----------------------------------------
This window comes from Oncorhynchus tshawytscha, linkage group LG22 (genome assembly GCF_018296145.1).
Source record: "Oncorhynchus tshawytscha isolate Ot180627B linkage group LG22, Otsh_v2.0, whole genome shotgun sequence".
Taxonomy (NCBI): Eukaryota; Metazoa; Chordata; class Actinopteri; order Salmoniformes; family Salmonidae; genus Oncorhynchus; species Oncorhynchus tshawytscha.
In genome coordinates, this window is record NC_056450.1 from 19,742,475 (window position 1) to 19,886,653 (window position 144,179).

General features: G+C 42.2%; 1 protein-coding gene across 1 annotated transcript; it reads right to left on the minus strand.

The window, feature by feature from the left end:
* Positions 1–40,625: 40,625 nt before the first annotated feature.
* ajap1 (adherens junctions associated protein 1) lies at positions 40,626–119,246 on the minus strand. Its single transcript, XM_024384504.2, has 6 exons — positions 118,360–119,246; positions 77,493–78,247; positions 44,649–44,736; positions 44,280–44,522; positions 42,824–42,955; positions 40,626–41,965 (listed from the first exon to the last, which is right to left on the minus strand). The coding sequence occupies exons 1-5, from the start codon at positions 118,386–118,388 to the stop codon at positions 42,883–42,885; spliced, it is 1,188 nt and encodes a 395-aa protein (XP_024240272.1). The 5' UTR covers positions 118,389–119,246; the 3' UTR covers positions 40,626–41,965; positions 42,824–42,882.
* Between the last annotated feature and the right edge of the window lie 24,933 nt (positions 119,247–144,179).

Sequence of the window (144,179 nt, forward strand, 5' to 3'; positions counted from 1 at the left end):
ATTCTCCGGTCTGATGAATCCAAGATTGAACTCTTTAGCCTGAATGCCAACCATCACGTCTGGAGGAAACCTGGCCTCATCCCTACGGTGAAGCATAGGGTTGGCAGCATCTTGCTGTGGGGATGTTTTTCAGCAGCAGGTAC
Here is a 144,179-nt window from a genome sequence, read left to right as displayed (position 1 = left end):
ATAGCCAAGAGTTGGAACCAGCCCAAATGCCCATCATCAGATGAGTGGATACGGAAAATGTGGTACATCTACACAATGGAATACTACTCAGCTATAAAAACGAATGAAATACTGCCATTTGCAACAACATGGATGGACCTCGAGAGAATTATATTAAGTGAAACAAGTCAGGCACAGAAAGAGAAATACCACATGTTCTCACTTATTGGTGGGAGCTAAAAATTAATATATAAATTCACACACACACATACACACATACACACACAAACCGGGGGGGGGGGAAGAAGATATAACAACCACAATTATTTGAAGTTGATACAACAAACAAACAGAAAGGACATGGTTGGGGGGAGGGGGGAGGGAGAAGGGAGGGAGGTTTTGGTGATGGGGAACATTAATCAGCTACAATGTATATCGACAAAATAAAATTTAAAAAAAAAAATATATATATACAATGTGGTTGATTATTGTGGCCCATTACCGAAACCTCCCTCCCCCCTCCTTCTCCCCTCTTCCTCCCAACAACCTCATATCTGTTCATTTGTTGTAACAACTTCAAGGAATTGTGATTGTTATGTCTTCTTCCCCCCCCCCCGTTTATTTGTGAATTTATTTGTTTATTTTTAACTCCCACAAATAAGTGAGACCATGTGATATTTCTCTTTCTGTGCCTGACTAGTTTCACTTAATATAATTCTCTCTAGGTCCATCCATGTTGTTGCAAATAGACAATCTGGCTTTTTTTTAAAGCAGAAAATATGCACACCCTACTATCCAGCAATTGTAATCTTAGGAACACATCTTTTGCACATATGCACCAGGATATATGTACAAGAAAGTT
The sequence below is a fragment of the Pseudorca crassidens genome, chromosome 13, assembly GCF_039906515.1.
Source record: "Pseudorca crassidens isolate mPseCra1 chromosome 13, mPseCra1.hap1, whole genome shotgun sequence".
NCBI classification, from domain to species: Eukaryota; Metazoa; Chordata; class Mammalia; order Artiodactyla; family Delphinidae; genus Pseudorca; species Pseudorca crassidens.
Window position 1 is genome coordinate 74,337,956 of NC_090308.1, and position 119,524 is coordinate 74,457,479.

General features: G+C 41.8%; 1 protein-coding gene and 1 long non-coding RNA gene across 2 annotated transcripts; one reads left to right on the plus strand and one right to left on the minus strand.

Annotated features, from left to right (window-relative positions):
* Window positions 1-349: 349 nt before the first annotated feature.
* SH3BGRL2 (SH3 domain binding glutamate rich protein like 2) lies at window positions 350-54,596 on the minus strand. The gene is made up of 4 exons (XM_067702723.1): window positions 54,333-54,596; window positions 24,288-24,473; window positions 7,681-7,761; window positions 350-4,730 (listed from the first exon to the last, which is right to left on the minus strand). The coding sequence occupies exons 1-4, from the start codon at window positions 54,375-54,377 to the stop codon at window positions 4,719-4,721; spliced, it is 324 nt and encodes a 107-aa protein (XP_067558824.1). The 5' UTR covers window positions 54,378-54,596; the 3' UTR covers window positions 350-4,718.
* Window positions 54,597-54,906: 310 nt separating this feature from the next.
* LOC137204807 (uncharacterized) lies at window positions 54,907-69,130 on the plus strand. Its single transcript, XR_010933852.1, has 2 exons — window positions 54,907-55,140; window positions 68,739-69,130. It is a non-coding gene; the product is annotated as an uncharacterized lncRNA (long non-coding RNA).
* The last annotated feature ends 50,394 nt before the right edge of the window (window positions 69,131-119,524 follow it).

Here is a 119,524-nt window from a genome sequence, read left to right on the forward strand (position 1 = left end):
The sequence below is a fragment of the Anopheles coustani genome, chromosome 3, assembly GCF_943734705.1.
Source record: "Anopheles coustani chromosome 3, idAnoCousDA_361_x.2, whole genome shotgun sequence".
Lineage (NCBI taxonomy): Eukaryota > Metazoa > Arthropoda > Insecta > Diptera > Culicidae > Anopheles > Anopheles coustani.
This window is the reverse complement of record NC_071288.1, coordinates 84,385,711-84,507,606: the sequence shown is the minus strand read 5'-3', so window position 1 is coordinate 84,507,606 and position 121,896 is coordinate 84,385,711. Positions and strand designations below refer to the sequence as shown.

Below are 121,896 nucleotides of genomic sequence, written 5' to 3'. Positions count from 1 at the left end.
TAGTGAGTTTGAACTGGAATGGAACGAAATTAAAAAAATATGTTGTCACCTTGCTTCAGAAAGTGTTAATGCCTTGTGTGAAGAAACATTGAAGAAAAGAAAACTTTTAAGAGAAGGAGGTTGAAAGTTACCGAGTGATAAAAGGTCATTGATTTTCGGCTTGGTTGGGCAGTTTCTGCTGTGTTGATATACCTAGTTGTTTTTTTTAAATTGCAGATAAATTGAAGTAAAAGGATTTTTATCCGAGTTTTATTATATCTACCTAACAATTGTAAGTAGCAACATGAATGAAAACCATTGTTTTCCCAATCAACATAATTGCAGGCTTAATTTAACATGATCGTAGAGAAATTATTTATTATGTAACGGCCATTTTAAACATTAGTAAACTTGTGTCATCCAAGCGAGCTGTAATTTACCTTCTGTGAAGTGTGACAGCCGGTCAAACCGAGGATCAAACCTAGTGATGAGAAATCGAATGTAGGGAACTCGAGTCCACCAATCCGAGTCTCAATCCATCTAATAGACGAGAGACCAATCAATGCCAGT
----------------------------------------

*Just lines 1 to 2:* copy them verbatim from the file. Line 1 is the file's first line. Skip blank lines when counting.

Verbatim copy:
This window comes from Oncorhynchus tshawytscha, linkage group LG22 (genome assembly GCF_018296145.1).
Source record: "Oncorhynchus tshawytscha isolate Ot180627B linkage group LG22, Otsh_v2.0, whole genome shotgun sequence".